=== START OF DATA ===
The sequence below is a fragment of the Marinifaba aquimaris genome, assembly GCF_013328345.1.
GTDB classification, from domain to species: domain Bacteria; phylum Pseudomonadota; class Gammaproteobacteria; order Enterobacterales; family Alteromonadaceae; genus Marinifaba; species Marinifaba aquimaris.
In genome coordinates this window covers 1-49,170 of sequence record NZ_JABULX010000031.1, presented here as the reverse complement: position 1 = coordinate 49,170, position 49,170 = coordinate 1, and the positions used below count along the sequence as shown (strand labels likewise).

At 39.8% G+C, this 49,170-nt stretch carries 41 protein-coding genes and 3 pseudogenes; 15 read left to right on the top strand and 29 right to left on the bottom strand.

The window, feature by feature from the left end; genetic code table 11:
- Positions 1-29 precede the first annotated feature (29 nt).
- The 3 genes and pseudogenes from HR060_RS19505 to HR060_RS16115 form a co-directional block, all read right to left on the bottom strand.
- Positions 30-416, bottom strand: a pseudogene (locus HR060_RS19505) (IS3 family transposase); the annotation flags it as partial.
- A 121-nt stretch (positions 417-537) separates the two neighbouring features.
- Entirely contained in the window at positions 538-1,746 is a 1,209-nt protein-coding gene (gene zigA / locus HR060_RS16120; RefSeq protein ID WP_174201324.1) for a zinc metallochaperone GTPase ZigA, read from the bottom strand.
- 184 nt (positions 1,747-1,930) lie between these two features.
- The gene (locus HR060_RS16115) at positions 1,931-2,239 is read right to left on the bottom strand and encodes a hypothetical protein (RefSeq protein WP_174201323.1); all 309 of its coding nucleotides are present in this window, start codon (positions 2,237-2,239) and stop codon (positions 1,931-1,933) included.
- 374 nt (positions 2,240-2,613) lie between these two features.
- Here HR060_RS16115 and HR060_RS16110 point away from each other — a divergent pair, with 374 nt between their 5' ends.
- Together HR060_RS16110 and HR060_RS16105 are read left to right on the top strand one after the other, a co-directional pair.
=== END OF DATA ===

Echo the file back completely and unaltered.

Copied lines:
The sequence below is a fragment of the Marinifaba aquimaris genome, assembly GCF_013328345.1.
GTDB classification, from domain to species: domain Bacteria; phylum Pseudomonadota; class Gammaproteobacteria; order Enterobacterales; family Alteromonadaceae; genus Marinifaba; species Marinifaba aquimaris.
In genome coordinates this window covers 1-49,170 of sequence record NZ_JABULX010000031.1, presented here as the reverse complement: position 1 = coordinate 49,170, position 49,170 = coordinate 1, and the positions used below count along the sequence as shown (strand labels likewise).

At 39.8% G+C, this 49,170-nt stretch carries 41 protein-coding genes and 3 pseudogenes; 15 read left to right on the top strand and 29 right to left on the bottom strand.

The window, feature by feature from the left end; genetic code table 11:
- Positions 1-29 precede the first annotated feature (29 nt).
- The 3 genes and pseudogenes from HR060_RS19505 to HR060_RS16115 form a co-directional block, all read right to left on the bottom strand.
- Positions 30-416, bottom strand: a pseudogene (locus HR060_RS19505) (IS3 family transposase); the annotation flags it as partial.
- A 121-nt stretch (positions 417-537) separates the two neighbouring features.
- Entirely contained in the window at positions 538-1,746 is a 1,209-nt protein-coding gene (gene zigA / locus HR060_RS16120; RefSeq protein ID WP_174201324.1) for a zinc metallochaperone GTPase ZigA, read from the bottom strand.
- 184 nt (positions 1,747-1,930) lie between these two features.
- The gene (locus HR060_RS16115) at positions 1,931-2,239 is read right to left on the bottom strand and encodes a hypothetical protein (RefSeq protein WP_174201323.1); all 309 of its coding nucleotides are present in this window, start codon (positions 2,237-2,239) and stop codon (positions 1,931-1,933) included.
- 374 nt (positions 2,240-2,613) lie between these two features.
- Here HR060_RS16115 and HR060_RS16110 point away from each other — a divergent pair, with 374 nt between their 5' ends.
- Together HR060_RS16110 and HR060_RS16105 are read left to right on the top strand one after the other, a co-directional pair.